PLAIN AWFUL

Proposals will drive sugar industry extinct

Comesa’s import protection ends next year.

In Summary

• The starting point for Kenya’s excessive cost is seeds.

• Farmers are still using low yield seeds, meaning that Kenya produces far less sugar per hectare than its competitors.

Sugarcane tractors abandoned by striking drivers at Shibale, Mumias, on March 28.
TROUBLED INDUSTRY: Sugarcane tractors abandoned by striking drivers at Shibale, Mumias, on March 28.

Kenya’s sugar industry has many natural advantages, all of which have been undermined by policy and public mismanagement leading to a slump in productivity.

As a result, when Comesa’s import protection ends next year, the industry will be immediately undercut by far cheaper imported sugar. The costs to Kenya will be huge.

Up to 250,000 farmers grow sugarcane. Almost six million Kenyans draw a livelihood from Kenyan sugar. The nation saves Sh40-Sh55 billion a year in import costs by using locally produced sugar. This is crucial as our trade deficit continues to grow and put pressure on the shilling value.

Yet to remedy the industry decline the government has drawn up new regulations that appear unjustified.

Comesa has warned there will be no further extensions in protecting domestic sugar production from imports, yet Kenyan sugar currently costs $870 (Sh90,530) a tonne to produce, compared with $350 (Sh36,420) in Malawi and $400 (Sh41,623) in Egypt.

There is, thus, no possibility of Kenyan sugar competing against imports without the cost of production falling dramatically. Production cost should be the regulations' priority.

Setting up a new department in the Sugar Directorate with the technical capacity, expertise and infrastructure to test seeds and approve seed growers will be costly and time consuming, and only replace what Kephis already does.

The starting point for Kenya’s excessive cost is seeds. Farmers are still using low yield seeds, meaning that Kenya produces far less sugar per hectare than its competitors.

The regulations should have encouraged entrepreneurs to produce any of the 14 new high yield seeds developed by the Sugar Research Institute and already released for commercial production. Likewise, delivering on the Crops Act’s commitment to extension services to get farmers to switch to better seeds would have lifted yields by up to 100 per cent.

Instead, the regulations put sugarcane seed production under the control of the Sugar Directorate, taking it away from the Kenya Plant Health Inspectorate Service, which handles the rest of the country’s seed licensing.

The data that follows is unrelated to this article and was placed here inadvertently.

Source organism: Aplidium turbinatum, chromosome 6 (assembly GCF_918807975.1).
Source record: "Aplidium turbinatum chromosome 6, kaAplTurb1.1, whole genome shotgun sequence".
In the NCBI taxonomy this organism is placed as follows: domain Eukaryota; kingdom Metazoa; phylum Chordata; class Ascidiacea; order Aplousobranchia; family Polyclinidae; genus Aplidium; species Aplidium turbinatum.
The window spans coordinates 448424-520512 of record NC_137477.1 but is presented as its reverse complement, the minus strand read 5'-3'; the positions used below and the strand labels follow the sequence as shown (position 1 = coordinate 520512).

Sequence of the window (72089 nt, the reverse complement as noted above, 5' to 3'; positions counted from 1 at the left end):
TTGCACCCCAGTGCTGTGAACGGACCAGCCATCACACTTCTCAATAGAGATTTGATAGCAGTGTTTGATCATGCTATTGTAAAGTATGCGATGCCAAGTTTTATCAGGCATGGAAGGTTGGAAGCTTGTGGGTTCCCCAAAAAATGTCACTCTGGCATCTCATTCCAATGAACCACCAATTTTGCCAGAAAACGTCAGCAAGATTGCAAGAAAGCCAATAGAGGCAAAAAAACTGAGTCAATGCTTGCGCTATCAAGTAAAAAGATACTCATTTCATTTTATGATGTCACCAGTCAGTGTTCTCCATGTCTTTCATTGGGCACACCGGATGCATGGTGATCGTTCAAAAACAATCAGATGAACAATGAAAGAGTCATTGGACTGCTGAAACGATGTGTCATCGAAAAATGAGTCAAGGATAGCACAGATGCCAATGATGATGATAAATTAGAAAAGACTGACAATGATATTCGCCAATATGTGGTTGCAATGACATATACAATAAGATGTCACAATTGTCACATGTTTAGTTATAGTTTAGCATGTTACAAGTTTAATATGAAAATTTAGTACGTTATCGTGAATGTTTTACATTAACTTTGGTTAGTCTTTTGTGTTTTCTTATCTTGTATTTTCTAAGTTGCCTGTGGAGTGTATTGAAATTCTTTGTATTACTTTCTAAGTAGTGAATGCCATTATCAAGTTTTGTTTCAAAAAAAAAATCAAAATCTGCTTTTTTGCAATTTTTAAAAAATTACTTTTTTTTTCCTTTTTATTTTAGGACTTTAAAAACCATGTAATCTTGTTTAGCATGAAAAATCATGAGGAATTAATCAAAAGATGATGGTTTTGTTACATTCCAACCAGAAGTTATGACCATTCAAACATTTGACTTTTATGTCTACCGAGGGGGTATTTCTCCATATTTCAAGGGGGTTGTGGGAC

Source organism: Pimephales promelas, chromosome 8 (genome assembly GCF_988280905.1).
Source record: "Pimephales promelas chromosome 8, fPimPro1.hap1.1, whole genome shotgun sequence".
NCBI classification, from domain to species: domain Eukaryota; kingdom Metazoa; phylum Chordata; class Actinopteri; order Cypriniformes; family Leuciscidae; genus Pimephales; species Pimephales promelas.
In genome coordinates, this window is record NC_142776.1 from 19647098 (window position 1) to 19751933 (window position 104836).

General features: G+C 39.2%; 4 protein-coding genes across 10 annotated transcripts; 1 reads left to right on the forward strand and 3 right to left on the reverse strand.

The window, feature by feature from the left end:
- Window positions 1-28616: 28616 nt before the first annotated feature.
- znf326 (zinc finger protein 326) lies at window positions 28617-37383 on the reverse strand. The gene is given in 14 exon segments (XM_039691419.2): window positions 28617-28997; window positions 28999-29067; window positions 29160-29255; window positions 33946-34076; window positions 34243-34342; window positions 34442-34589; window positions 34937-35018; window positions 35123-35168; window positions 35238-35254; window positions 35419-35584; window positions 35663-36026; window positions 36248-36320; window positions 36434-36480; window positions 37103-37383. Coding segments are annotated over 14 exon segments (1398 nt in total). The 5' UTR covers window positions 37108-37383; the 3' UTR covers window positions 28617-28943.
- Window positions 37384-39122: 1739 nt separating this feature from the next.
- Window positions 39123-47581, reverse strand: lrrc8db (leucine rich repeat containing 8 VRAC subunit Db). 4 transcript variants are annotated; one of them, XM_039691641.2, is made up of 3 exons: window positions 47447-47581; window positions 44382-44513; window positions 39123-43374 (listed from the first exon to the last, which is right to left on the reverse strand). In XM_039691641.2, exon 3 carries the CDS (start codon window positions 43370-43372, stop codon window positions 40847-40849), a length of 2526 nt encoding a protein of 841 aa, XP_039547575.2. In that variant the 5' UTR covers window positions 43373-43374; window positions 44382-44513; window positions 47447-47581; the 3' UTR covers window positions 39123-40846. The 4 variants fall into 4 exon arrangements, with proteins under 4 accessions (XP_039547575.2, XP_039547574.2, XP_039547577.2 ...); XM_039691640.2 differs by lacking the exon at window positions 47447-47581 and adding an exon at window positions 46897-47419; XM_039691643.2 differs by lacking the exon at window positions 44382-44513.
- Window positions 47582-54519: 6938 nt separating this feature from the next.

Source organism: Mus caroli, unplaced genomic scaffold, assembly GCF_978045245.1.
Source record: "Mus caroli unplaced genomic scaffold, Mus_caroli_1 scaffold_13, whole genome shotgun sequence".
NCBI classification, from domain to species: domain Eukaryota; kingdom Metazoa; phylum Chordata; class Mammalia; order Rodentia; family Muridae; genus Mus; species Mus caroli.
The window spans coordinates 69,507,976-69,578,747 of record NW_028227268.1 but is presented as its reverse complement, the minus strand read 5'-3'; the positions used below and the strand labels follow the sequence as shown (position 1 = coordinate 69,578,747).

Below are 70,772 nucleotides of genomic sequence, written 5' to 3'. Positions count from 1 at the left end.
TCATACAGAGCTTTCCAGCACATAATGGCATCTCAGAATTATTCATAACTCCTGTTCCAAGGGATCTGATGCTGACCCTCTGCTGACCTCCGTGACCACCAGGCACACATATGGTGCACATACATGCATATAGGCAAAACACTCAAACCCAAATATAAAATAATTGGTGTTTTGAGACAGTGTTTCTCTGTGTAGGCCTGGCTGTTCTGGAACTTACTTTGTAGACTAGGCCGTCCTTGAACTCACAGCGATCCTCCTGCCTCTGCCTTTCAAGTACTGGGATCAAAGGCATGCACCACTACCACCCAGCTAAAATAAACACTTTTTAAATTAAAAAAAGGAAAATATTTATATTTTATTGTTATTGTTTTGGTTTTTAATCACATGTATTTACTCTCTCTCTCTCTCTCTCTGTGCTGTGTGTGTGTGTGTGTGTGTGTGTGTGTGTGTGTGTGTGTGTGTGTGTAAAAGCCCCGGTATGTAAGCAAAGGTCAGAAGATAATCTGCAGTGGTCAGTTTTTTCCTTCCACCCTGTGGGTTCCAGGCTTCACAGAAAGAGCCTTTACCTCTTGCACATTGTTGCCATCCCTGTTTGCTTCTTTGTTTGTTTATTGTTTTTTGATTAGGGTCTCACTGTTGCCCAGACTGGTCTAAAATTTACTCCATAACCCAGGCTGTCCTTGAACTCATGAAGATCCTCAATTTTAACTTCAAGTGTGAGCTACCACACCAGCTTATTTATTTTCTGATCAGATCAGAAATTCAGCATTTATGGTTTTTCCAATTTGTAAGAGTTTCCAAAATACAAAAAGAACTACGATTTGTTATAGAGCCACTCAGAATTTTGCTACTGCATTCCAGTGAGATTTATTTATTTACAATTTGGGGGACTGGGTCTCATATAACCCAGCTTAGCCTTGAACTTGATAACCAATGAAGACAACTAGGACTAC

Setting up a new department in the Sugar Directorate with the technical capacity, expertise and infrastructure to test seeds and approve seed growers will be costly and time consuming, and only replace what Kephis already does.

Moreover, instead of fast-tracking additional licensing, the proposed rules promise a period of delayed seed licensing. Neither do they explain how this unorthodox new department will help in solving the sugarcane seed problem.

The next ‘dead hand’ is the mismanagement and inefficiency of mills. Kenya produces around 5.3 million tonnes of sugarcane a year, and has 16 sugar mills, while Egypt produces only 2.8 million tonnes, and has 14 mills.

Yet Egypt produces nearly five times the sugar that we do – 2.3 million tonnes, compared with our 0.5 million tonnes.

Yet, Kenya is now moving to zoning and introducing extraordinary new rules around mill investments. These include requiring investors to set up high-powered management teams up to two years before getting licences or going into operation. Also, investors must build sugar mills first, before finding out if they can be licensed.

That’s because its mills are newer, and crush better-quality sugarcane more efficiently.

The regulations introduce zoning, which means every farmer growing sugarcane is assigned just one mill they can sell to.

In Australia, the introduction of zoning damaged a once-thriving industry, delivering a constant average fall in sugarcane production of 2.6 per cent a year. When the country abandoned zoning, raw sugar production doubled in five years.

Other sugar-growing countries like Pakistan, India, and South Africa have all experienced the same.

Yet, Kenya is now moving to zoning and introducing extraordinary new rules around mill investments. These include requiring investors to set up high-powered management teams up to two years before getting licences or going into operation. Also, investors must build sugar mills first, before finding out if they can be licensed.

No investor will take such a risk, investing millions in the hope of a possible subsequent licence to operate.

The new regulations are also not legal. In addition to breaching the Constitution and multiple other laws, they never underwent an impact assessment, which is required as a matter of law in creating new regulations that affect large populations.

The Parliamentary Committee on Delegated Legislation is due to review this decision to ‘forget’ to carry out a cost-benefit analysis, or any comparative assessment of other policies.

And maybe there may be a new attempt yet by the government to introduce regulations to encourage the use of better seeds and greater mill investment, and make Kenyan sugar as good as the rest of Africa’s sugar.

Coordinator of the Sugar Campaign for Kenyan cane growers